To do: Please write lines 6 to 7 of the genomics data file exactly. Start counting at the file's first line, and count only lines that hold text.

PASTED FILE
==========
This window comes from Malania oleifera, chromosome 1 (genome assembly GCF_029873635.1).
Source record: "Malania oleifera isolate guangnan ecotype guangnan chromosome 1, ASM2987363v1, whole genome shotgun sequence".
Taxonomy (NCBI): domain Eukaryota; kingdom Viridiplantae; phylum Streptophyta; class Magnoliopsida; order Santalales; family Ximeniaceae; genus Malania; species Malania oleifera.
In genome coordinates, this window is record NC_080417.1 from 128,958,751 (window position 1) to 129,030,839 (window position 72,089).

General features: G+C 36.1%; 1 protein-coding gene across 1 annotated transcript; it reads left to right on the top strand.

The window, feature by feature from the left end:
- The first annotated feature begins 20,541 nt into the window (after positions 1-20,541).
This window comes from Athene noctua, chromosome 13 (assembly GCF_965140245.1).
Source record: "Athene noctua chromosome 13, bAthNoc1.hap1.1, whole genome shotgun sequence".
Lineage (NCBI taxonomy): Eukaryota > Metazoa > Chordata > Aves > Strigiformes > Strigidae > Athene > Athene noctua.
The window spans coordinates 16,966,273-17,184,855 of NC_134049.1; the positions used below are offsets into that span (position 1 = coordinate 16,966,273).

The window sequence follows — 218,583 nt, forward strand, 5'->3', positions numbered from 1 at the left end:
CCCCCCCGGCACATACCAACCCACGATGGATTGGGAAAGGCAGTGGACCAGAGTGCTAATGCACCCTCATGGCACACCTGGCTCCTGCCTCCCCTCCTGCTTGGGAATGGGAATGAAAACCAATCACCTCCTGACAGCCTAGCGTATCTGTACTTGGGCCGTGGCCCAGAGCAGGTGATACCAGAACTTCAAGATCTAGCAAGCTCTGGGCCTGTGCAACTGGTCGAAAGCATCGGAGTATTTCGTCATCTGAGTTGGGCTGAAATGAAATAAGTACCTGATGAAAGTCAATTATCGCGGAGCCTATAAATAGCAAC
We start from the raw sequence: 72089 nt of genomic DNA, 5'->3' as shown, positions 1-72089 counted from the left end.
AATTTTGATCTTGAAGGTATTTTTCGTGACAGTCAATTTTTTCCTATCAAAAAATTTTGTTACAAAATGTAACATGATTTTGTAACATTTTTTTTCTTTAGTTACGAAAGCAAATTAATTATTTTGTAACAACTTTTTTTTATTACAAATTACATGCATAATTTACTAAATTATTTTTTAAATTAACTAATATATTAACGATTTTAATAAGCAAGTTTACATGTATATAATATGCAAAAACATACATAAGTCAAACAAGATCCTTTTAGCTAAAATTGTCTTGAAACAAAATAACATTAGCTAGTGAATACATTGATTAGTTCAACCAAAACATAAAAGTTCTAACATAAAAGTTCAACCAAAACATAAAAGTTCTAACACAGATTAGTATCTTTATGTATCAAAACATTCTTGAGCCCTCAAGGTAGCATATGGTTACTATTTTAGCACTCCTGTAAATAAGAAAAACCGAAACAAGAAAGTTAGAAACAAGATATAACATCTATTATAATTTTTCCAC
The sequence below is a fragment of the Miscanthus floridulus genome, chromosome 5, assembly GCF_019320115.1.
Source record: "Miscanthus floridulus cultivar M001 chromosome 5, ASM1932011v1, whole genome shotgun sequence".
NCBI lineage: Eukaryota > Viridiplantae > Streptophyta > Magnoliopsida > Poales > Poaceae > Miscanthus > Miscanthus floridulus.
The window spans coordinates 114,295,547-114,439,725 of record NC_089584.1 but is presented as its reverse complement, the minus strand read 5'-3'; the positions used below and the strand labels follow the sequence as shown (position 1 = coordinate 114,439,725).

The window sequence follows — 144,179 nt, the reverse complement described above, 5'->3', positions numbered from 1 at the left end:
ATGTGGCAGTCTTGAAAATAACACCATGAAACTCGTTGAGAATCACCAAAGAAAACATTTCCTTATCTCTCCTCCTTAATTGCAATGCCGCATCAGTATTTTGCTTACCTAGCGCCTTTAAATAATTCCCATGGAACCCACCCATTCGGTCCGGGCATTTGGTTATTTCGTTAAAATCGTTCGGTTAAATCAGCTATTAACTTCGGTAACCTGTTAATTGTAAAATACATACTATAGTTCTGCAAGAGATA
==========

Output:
The window, feature by feature from the left end:
- The first annotated feature begins 20,541 nt into the window (after positions 1-20,541).